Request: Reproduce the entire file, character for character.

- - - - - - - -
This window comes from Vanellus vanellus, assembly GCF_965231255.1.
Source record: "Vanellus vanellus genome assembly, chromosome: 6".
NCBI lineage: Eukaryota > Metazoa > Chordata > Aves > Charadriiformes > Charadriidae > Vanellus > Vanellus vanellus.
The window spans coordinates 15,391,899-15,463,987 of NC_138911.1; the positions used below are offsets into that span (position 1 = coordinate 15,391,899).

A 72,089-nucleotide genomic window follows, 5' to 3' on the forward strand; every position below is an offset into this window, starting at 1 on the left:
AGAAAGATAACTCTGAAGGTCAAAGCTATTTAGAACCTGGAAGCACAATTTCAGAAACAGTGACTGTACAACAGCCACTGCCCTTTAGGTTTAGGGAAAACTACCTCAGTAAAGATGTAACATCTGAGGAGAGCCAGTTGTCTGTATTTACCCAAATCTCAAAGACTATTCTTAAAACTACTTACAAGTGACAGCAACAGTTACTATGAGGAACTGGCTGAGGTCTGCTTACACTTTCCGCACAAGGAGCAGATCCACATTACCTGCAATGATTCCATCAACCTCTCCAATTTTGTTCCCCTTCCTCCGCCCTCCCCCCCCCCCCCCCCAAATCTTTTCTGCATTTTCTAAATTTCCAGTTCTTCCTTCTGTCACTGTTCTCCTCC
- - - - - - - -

This window comes from Vanellus vanellus, assembly GCF_965231255.1.
Source record: "Vanellus vanellus genome assembly, chromosome: 6".
NCBI lineage: Eukaryota > Metazoa > Chordata > Aves > Charadriiformes > Charadriidae > Vanellus > Vanellus vanellus.
The window spans coordinates 15,391,899-15,463,987 of NC_138911.1; the positions used below are offsets into that span (position 1 = coordinate 15,391,899).

A 72,089-nucleotide genomic window follows, 5' to 3' on the forward strand; every position below is an offset into this window, starting at 1 on the left:
AGAAAGATAACTCTGAAGGTCAAAGCTATTTAGAACCTGGAAGCACAATTTCAGAAACAGTGACTGTACAACAGCCACTGCCCTTTAGGTTTAGGGAAAACTACCTCAGTAAAGATGTAACATCTGAGGAGAGCCAGTTGTCTGTATTTACCCAAATCTCAAAGACTATTCTTAAAACTACTTACAAGTGACAGCAACAGTTACTATGAGGAACTGGCTGAGGTCTGCTTACACTTTCCGCACAAGGAGCAGATCCACATTACCTGCAATGATTCCATCAACCTCTCCAATTTTGTTCCCCTTCCTCCGCCCTCCCCCCCCCCCCCCCCAAATCTTTTCTGCATTTTCTAAATTTCCAGTTCTTCCTTCTGTCACTGTTCTCCTCC